Google building

How Google is Boosting Small Businesses

4 min read • Apr 13, 2019 • Barry Eitel

Google is well aware of how much effect it has on small businesses. Not only do businesses of all sizes serve ads to millions of people every day through Google’s platform, but the search engine is how many people find a small business in the first place.  

The Silicon Valley giant knows that when small businesses succeed using Google, Google succeeds, too. They have a well of resources for small businesses that you may not be using.

Many of the educational resources and features are free. Advertising on Google, of course, costs money, but the company has made efforts to bring more small businesses online, especially for traditionally underserved demographics.  

Google Small Business Blog

Considering it actually owns Blogger, you can trust that Google has maintained a few great blogs of its own.

The Google Small Business blog has been online since 2010 and has some great content for small businesses attempting to succeed in the digital space. Though it isn’t updated constantly, the blog consistently features usable, interesting information beyond press releases or company updates.

Several times a year, Google hosts livestreams and webinars on small business topics, like getting your store ready for the holiday shopping season or finding local customers online. These online events often have a real-world element, like a viewing party with other local small businesses, which is great for building partnerships.

Google even hosts a “Small Business Summer School” workshop each July through the blog.

Google My Business

In May 2018, the company launched “Google My Business,” a free feature that gives businesses the ability to partly control their image on Google.

Between faulty algorithms and misguided user edits over the years, many businesses have been misrepresented on Google. Perhaps a blurry photo of a shabby exterior pops up as the first image Google searchers see or business hours are wrong. This misinformation can create confusion and annoyance for potential customers.

With Google My Business, you can edit your business’ images, open hours, and contact information.

“Your Business Profile appears right when people are searching for your business or businesses like yours on Google Search and Maps,” explains Google. “Google My Business makes it easy to create and update your Business Profile — so you can stand out, and bring customers in.”

You can even entice users with new product information or short term deals. It can take some sustained time and effort, but this feature that gives you the ability to take the reins of your online visibility is a pretty powerful tool, especially for free.

Accelerate with Google

Several years ago, Google launched “Accelerate with Google” specifically to boost underserved business communities across the globe. The initiative aims to help small businesses in both urban and rural settings, pretty much any place where online access has been limited in the past.  

“To help people with unequal access to technology get started and accelerate growth in today’s digital economy, we provide success stories, resources, and free programs driven by Googlers and designed for communities who are currently underrepresented online,” Google said in its mission statement.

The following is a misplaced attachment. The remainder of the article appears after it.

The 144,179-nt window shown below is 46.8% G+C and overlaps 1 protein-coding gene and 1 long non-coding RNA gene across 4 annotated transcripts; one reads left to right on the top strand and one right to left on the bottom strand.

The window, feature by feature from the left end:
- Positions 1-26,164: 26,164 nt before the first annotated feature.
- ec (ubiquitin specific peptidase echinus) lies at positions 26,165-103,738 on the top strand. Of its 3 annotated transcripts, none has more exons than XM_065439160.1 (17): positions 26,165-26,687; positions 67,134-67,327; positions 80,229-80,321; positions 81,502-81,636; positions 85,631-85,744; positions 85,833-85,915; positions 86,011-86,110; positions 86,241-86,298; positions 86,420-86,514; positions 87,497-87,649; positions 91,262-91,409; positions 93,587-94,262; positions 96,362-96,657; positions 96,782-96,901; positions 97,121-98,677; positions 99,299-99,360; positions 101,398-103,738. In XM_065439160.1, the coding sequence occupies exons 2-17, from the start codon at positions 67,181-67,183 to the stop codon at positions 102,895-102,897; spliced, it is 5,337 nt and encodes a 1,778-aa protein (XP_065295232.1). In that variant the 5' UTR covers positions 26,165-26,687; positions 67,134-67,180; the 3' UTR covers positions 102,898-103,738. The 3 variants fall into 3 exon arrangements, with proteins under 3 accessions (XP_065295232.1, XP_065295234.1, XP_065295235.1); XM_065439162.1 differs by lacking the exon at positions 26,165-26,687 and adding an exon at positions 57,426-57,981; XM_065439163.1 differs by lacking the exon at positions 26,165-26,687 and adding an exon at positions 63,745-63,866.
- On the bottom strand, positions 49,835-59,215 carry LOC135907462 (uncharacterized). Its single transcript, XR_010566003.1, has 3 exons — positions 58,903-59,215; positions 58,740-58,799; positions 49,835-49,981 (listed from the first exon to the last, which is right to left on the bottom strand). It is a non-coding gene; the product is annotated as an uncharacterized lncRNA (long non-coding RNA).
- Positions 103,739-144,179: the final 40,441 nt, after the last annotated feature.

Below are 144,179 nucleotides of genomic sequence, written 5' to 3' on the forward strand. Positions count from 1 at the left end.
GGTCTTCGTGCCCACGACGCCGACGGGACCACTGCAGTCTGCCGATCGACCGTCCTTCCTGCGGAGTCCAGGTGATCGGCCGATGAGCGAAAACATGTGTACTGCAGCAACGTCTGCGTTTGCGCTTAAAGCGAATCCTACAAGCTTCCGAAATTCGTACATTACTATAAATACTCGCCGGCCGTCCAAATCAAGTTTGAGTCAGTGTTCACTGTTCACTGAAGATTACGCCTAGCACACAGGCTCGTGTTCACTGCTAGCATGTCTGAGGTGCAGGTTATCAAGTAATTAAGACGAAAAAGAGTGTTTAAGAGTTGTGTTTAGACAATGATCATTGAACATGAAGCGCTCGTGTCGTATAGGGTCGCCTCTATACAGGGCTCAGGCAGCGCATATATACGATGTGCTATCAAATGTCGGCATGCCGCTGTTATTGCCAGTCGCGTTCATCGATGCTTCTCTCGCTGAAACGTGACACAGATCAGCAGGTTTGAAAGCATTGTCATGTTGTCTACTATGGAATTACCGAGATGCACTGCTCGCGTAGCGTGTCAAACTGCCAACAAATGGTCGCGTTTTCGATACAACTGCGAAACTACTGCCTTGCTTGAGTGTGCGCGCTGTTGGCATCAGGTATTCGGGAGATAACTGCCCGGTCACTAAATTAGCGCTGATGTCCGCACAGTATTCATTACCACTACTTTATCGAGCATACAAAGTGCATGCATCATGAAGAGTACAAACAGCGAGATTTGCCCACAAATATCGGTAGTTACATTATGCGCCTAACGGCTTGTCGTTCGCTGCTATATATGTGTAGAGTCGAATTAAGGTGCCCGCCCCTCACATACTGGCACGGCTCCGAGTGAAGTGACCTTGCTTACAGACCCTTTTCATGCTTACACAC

The website features online lessons about marketing, measuring analytics, and even using artificial intelligence. Through Accelerate, you can meet other entrepreneurs and learn about becoming a supplier to Google through its recent diversity initiatives. The feature has additional resources for veterans, too.  

Small business coaching

One of the most successful aspects of Accelerate so far has been its small business coaching. Google has small business coaches in cities across the United States. Some 15,000 small business owners are already taking advantage of this service.

These local coaches help small business owners understand how best to use online tools to grow their business.

“For us, the coaches are the experts in their field,”  Google’s Global Manager of External Community Affairs and Digital Coaches Program Lead Daraiha Greene told Forbes. “They’re in the community, and they’re doing the work every single day. So we really saw the value in hiring a vendor.”

Website creation, AdWords, and YouTube video ads

For years, Google has offered advertising and other services scaled to serve small businesses. You can buy a domain name for your business through Google Domains, or start creating blog content for your business through Blogger for free. The company also has the free Google Web Designer, which can be used to create beautiful HTML5 online ads.

Google Ads is the company’s stalwart advertising service. Google does a pretty good job of allowing small business owners to create advertising campaigns for a variety of budgets, ranging from a few bucks to the millions of dollars.

YouTube, owned by Google, also has a plethora of resources for those looking to launch into video advertising. They have a library of guidebooks to help you get started with video.


Barry Eitel

Barry Eitel has written about business and technology for eight years, including working as a staff writer for Intuit's Small Business Center and as the Business Editor for the Piedmont Post, a weekly newspaper covering the city of Piedmont, California.